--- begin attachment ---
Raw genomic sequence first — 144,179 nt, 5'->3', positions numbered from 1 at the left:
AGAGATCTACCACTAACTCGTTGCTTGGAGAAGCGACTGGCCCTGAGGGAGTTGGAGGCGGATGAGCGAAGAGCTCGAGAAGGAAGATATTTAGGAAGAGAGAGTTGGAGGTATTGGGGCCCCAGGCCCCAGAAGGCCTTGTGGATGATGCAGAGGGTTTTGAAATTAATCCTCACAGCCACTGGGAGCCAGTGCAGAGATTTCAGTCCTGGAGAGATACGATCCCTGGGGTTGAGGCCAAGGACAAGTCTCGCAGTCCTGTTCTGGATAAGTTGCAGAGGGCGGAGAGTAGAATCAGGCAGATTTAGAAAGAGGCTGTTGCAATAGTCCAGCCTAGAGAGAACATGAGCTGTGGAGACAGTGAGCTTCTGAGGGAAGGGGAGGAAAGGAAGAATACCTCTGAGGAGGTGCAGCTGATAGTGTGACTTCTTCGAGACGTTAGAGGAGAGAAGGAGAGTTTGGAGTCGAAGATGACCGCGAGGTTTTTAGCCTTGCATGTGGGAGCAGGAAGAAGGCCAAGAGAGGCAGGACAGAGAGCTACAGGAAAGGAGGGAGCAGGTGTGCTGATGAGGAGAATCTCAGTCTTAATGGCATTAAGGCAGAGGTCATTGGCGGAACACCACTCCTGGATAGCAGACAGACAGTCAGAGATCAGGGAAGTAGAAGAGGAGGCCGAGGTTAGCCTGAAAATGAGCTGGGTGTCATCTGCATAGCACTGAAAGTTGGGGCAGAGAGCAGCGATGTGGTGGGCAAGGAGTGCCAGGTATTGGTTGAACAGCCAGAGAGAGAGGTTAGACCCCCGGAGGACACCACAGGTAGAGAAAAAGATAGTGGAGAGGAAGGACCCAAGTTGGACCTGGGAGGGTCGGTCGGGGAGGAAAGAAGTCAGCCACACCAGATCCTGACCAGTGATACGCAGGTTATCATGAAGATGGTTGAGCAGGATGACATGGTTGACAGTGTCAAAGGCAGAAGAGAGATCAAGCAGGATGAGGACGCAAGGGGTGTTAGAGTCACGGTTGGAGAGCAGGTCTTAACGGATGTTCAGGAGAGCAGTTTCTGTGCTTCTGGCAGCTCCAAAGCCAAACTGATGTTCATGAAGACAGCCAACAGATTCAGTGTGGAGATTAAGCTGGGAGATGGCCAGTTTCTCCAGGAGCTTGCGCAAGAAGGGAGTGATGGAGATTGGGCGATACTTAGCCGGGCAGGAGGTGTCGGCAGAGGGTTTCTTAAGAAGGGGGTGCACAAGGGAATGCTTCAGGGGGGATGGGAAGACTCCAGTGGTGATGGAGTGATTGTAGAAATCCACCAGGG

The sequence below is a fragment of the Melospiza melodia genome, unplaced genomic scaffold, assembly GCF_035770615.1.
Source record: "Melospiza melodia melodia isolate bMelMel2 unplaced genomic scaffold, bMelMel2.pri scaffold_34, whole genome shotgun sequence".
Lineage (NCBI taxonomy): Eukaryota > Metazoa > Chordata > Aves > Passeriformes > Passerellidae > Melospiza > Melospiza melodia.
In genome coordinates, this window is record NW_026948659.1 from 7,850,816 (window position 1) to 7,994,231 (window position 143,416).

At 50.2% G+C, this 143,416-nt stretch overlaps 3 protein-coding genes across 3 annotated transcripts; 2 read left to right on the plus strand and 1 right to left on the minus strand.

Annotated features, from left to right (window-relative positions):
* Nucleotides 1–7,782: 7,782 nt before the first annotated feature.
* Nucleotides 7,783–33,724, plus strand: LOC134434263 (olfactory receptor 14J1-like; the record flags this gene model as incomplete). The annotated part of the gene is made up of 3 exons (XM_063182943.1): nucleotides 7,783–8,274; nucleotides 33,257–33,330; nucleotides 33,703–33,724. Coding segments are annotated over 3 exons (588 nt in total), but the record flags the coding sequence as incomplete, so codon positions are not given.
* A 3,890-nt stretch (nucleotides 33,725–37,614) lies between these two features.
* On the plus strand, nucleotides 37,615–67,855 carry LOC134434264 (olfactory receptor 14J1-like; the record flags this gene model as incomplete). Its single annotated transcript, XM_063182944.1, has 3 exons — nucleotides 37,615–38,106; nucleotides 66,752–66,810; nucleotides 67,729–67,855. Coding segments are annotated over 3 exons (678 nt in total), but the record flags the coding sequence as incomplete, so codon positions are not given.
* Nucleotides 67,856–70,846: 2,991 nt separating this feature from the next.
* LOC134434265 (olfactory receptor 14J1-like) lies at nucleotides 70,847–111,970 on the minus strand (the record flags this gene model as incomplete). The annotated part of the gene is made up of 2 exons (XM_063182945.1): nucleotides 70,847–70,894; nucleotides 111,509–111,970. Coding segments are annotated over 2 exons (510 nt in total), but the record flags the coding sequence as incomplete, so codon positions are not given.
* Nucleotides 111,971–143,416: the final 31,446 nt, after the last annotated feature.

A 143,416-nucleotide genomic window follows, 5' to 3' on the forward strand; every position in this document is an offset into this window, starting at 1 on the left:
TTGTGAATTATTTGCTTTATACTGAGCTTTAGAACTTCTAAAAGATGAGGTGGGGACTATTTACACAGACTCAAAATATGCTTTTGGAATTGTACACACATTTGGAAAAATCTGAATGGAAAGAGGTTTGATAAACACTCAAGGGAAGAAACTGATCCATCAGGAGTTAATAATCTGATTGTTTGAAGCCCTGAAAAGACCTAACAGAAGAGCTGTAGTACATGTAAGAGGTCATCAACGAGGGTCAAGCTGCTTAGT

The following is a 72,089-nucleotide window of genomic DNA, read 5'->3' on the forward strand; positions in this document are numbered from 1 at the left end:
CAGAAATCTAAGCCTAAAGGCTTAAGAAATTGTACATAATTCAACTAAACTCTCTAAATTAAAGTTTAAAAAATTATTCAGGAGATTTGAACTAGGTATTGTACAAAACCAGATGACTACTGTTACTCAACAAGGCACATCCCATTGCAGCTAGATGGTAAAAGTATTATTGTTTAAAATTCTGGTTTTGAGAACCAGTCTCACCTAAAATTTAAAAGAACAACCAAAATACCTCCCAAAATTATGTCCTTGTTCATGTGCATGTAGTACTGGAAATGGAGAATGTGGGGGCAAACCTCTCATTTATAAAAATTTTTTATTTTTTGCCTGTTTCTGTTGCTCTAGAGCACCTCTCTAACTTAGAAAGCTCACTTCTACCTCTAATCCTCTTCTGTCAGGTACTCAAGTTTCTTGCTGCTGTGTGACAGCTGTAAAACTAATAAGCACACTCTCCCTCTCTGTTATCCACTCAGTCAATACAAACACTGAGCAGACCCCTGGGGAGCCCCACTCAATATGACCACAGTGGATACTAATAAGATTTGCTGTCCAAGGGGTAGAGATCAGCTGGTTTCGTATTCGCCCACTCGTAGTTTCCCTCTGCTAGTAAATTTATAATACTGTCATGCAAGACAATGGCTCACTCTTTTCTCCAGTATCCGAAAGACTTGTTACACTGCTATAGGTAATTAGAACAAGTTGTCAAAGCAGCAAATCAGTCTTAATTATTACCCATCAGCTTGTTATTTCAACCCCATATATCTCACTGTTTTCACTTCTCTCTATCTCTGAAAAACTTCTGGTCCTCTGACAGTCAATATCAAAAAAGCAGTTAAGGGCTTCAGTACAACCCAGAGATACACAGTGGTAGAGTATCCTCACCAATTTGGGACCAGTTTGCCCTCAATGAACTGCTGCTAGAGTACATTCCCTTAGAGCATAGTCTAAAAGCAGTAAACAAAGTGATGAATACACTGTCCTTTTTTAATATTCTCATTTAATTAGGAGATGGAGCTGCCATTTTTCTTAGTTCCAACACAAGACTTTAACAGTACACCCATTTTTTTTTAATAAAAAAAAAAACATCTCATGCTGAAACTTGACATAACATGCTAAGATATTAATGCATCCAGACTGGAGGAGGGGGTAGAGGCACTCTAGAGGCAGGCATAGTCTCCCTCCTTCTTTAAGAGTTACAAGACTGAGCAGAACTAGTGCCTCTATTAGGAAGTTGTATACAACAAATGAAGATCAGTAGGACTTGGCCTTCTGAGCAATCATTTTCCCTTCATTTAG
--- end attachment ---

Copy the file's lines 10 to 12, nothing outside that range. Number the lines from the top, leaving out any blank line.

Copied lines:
* Nucleotides 7,783–33,724, plus strand: LOC134434263 (olfactory receptor 14J1-like; the record flags this gene model as incomplete). The annotated part of the gene is made up of 3 exons (XM_063182943.1): nucleotides 7,783–8,274; nucleotides 33,257–33,330; nucleotides 33,703–33,724. Coding segments are annotated over 3 exons (588 nt in total), but the record flags the coding sequence as incomplete, so codon positions are not given.
* A 3,890-nt stretch (nucleotides 33,725–37,614) lies between these two features.
* On the plus strand, nucleotides 37,615–67,855 carry LOC134434264 (olfactory receptor 14J1-like; the record flags this gene model as incomplete). Its single annotated transcript, XM_063182944.1, has 3 exons — nucleotides 37,615–38,106; nucleotides 66,752–66,810; nucleotides 67,729–67,855. Coding segments are annotated over 3 exons (678 nt in total), but the record flags the coding sequence as incomplete, so codon positions are not given.